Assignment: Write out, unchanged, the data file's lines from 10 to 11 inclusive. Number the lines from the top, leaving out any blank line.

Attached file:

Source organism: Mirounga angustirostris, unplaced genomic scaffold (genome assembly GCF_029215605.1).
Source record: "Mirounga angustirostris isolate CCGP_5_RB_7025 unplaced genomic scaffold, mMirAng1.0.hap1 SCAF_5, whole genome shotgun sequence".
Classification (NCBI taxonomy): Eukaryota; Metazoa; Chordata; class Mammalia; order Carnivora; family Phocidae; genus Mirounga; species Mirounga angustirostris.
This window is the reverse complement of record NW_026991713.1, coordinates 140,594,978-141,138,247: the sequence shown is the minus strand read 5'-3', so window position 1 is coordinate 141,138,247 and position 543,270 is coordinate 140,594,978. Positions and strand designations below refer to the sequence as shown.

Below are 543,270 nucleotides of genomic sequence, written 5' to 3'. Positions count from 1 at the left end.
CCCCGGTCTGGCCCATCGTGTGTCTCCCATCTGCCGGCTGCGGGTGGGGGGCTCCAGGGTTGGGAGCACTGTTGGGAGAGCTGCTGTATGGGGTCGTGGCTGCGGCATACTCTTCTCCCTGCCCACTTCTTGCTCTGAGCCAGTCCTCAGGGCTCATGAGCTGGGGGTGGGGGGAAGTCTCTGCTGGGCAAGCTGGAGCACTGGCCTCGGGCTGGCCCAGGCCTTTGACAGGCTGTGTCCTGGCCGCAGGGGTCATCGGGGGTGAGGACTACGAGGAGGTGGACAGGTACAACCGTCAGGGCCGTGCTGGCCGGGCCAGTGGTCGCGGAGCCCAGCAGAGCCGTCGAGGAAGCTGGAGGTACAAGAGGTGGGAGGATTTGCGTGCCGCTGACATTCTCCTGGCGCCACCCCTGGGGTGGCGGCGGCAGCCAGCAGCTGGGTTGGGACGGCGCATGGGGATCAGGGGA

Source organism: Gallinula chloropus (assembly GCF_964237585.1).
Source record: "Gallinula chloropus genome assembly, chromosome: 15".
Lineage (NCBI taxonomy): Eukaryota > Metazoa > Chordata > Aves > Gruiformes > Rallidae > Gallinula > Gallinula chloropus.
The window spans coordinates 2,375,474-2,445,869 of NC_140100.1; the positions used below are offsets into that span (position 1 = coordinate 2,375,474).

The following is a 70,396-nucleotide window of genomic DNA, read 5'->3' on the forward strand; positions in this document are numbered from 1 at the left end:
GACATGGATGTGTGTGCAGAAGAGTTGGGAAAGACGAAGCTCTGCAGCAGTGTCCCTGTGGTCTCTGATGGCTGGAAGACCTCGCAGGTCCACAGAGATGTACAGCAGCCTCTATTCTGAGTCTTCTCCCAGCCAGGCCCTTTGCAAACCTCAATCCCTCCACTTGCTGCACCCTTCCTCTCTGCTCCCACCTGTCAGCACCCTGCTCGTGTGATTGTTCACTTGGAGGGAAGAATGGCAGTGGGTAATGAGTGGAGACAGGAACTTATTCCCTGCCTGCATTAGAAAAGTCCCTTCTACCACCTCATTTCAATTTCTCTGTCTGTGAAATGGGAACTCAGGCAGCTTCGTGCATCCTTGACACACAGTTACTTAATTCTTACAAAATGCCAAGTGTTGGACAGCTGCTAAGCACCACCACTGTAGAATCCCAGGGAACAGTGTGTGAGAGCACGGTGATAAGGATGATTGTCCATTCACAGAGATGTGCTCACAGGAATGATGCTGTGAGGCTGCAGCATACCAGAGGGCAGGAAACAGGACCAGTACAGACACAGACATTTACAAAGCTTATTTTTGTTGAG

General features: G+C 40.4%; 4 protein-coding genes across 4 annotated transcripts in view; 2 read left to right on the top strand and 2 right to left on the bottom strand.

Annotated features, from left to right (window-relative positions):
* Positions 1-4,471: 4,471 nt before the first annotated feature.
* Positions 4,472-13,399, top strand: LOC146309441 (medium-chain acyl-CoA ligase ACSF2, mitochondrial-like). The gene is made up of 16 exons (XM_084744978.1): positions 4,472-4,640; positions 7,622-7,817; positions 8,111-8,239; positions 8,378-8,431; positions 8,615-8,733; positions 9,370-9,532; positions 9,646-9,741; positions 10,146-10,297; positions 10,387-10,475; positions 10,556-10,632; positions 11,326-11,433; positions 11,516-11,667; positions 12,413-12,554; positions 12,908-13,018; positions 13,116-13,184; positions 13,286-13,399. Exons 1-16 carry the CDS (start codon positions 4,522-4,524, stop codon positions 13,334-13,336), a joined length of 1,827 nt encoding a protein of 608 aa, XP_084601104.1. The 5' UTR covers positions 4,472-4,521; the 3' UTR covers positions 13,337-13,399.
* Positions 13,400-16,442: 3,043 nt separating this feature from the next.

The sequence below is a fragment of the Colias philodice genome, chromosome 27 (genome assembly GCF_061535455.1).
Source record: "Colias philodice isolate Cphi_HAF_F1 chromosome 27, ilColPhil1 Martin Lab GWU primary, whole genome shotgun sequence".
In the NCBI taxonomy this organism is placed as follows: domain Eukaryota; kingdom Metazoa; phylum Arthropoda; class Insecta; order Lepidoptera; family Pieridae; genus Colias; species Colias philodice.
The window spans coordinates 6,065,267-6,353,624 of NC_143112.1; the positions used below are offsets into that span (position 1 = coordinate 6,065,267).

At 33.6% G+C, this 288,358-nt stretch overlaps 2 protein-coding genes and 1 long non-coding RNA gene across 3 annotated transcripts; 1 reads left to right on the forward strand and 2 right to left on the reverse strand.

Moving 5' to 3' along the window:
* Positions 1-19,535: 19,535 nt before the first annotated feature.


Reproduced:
The window spans coordinates 2,375,474-2,445,869 of NC_140100.1; the positions used below are offsets into that span (position 1 = coordinate 2,375,474).

The following is a 70,396-nucleotide window of genomic DNA, read 5'->3' on the forward strand; positions in this document are numbered from 1 at the left end: